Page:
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Is Brexit uncertainty bearing down on Suffolk’s economy? Economic report shows clouds on the horizon

PUBLISHED: 14:40 04 January 2019

A ship docked at Felixstowe Port/ Picture: Ed Taylor, r_e_d_r_o_c_k_e_t

A ship docked at Felixstowe Port/ Picture: Ed Taylor, r_e_d_r_o_c_k_e_t

Archant

The latest figures from Suffolk Chamber of Commerce’s Quarterly Economic Survey (QES) shows business activity is slowing, but it’s a very mixed picture.

The latest figures for the final three months of 2018 shows how the county’s businesses are faring.

In general terms, business activity and sentiment has continued to decline from earlier peaks, although the county is broadly in line with other parts of the eastern region.

These results are based on responses from 140 Suffolk-based organisations, with 33 from the manufacturing sector and 107 involved in services.

MORE: Business leaders warn of potential delays at Felixstowe Port from a disorderly Brexit

Here is a breakdown of the results, highlighting key issues:

Sector breakdown

Overall, Suffolk manufacturing firms continue to report more bullish data than in other sectors, and account for the two main improvements on the third quarter 2018, with export sales up from 15% to 41% and export orders at 32%, up from 11%.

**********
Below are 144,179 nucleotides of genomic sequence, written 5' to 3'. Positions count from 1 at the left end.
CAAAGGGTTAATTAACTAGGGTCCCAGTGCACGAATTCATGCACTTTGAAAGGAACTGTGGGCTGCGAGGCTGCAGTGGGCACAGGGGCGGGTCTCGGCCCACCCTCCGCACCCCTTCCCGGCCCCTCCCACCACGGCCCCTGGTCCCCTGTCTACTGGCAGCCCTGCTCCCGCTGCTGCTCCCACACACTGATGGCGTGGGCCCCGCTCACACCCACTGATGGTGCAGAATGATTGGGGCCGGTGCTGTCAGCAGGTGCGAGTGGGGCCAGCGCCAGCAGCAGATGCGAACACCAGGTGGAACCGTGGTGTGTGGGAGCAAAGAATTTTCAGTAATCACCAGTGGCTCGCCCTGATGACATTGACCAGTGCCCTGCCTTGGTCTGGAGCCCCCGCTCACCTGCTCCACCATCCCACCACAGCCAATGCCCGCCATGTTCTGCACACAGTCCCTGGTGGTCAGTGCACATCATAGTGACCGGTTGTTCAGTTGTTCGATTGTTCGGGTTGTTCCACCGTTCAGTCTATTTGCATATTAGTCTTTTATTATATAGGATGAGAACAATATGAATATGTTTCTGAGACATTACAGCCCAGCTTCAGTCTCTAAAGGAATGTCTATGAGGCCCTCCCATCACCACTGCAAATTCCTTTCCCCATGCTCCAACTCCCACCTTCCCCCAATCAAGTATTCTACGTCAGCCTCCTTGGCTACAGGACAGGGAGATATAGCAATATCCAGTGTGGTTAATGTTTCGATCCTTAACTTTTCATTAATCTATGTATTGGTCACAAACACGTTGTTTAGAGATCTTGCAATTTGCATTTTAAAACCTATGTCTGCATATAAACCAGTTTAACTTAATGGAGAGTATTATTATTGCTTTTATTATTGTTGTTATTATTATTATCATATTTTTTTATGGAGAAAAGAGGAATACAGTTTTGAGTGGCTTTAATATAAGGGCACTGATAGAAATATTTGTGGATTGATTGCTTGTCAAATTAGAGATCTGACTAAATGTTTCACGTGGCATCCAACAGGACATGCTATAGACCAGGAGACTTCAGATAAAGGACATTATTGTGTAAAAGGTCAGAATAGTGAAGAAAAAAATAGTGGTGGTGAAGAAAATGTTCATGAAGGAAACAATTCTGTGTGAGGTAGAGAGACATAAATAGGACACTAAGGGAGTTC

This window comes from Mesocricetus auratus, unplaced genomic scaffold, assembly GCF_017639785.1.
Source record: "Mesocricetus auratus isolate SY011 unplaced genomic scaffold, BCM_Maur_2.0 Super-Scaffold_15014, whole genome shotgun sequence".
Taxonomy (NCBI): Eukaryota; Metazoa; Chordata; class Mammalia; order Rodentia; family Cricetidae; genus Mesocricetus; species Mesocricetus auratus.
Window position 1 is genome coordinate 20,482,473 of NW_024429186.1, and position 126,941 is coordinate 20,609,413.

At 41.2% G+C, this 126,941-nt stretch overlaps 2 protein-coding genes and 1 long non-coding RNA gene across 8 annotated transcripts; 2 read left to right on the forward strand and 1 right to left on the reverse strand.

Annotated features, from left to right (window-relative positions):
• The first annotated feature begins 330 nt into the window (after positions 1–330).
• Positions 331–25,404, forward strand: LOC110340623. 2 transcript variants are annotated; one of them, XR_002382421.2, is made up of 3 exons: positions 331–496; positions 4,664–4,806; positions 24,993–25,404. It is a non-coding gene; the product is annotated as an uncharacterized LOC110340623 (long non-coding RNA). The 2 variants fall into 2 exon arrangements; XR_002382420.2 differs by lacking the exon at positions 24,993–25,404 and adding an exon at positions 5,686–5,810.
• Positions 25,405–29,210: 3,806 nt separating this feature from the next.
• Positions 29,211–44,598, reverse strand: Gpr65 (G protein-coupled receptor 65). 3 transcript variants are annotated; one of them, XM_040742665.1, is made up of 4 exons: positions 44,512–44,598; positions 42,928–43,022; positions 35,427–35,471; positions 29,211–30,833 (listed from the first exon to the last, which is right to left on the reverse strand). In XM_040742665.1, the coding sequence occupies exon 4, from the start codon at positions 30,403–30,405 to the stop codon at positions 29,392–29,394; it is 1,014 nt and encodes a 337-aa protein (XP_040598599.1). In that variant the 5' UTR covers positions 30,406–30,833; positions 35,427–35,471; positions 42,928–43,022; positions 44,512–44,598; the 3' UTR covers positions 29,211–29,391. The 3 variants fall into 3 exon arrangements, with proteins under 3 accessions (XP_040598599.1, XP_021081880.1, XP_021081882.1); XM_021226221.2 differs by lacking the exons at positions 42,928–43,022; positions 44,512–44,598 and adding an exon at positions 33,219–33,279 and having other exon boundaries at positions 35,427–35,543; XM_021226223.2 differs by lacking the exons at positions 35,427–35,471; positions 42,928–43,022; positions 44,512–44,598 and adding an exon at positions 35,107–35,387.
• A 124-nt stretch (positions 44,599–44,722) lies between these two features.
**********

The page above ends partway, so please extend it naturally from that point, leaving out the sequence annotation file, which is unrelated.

Manufacturing sector employment growth returned to second quarter levels, with a 31 percentage points fall in the balance taking it back to 12%.

In the service sector, the local balance fell by six percentage points and so is also at 12%.

Looking ahead

Suffolk businesses continue to report largely favourable performances, with positive responses outweighing negatives ones in most cases.

But Suffolk businesses don’t appear to be feeling positive about the outcome of Brexit, as when it comes to future profitability, the balances reported (manufacturers at 0% and service companies at -2%) are at their lowest levels since the second quarter of 2017.

Recruitment issues

The percentage of businesses attempting to recruit staff fell for the second quarter in a row for both sectors.

The numbers of companies reported a continuing difficulty in finding the right staff fell slightly, but the figures remain historically high (70% for manufacturers and 72% for service companies).

Summary

There were slight declines reported in cashflow levels, investment in both equipment and training, future turnover projections and the numbers of firms operating at full capacity, although most of these indices remained in positive territory.

A majority of respondents indicated they were under pressure to raise prices, especially in the manufacturing sector where 55% said they intended to raise prices, compared with just 3% who signalled the opposite.

These figures are broadly in line with the east of England as a whole, although the Suffolk results appear more bullish in terms of both domestic and overseas sales and orders.

When asked about their main external areas of concern, Suffolk’s businesses reported a major spike in worries about competition (up from 38% to 57%), with corporate taxation rates and inflation in second and third place respectively.

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